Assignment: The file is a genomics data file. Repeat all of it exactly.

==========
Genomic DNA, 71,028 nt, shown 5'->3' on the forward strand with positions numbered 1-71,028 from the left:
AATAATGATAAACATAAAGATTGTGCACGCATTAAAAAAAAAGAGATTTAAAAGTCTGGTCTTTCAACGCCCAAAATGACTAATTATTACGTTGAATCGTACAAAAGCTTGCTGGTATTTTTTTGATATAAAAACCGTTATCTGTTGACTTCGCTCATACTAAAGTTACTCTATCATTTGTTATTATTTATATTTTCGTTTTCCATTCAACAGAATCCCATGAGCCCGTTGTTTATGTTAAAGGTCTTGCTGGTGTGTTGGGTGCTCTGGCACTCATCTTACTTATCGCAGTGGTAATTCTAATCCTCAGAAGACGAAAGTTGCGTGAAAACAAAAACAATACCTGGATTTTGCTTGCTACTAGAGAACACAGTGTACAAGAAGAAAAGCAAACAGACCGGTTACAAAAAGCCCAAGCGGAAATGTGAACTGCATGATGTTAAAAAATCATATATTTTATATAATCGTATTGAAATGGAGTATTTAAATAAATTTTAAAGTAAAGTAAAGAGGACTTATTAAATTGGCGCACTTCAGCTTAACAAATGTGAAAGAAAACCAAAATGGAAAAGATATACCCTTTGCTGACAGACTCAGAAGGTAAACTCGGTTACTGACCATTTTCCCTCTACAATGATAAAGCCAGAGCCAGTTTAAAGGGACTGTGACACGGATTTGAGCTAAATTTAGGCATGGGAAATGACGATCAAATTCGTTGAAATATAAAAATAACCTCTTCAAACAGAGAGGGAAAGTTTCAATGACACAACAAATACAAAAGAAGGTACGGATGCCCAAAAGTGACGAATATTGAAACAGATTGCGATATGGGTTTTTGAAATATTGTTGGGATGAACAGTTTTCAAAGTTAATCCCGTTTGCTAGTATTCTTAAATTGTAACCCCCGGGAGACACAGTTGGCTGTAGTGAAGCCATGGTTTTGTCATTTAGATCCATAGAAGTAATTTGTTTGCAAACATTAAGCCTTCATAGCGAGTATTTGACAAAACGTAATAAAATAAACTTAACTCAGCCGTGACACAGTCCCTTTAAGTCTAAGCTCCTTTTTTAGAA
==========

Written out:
Genomic DNA, 71,028 nt, shown 5'->3' on the forward strand with positions numbered 1-71,028 from the left:
AATAATGATAAACATAAAGATTGTGCACGCATTAAAAAAAAAGAGATTTAAAAGTCTGGTCTTTCAACGCCCAAAATGACTAATTATTACGTTGAATCGTACAAAAGCTTGCTGGTATTTTTTTGATATAAAAACCGTTATCTGTTGACTTCGCTCATACTAAAGTTACTCTATCATTTGTTATTATTTATATTTTCGTTTTCCATTCAACAGAATCCCATGAGCCCGTTGTTTATGTTAAAGGTCTTGCTGGTGTGTTGGGTGCTCTGGCACTCATCTTACTTATCGCAGTGGTAATTCTAATCCTCAGAAGACGAAAGTTGCGTGAAAACAAAAACAATACCTGGATTTTGCTTGCTACTAGAGAACACAGTGTACAAGAAGAAAAGCAAACAGACCGGTTACAAAAAGCCCAAGCGGAAATGTGAACTGCATGATGTTAAAAAATCATATATTTTATATAATCGTATTGAAATGGAGTATTTAAATAAATTTTAAAGTAAAGTAAAGAGGACTTATTAAATTGGCGCACTTCAGCTTAACAAATGTGAAAGAAAACCAAAATGGAAAAGATATACCCTTTGCTGACAGACTCAGAAGGTAAACTCGGTTACTGACCATTTTCCCTCTACAATGATAAAGCCAGAGCCAGTTTAAAGGGACTGTGACACGGATTTGAGCTAAATTTAGGCATGGGAAATGACGATCAAATTCGTTGAAATATAAAAATAACCTCTTCAAACAGAGAGGGAAAGTTTCAATGACACAACAAATACAAAAGAAGGTACGGATGCCCAAAAGTGACGAATATTGAAACAGATTGCGATATGGGTTTTTGAAATATTGTTGGGATGAACAGTTTTCAAAGTTAATCCCGTTTGCTAGTATTCTTAAATTGTAACCCCCGGGAGACACAGTTGGCTGTAGTGAAGCCATGGTTTTGTCATTTAGATCCATAGAAGTAATTTGTTTGCAAACATTAAGCCTTCATAGCGAGTATTTGACAAAACGTAATAAAATAAACTTAACTCAGCCGTGACACAGTCCCTTTAAGTCTAAGCTCCTTTTTTAGAA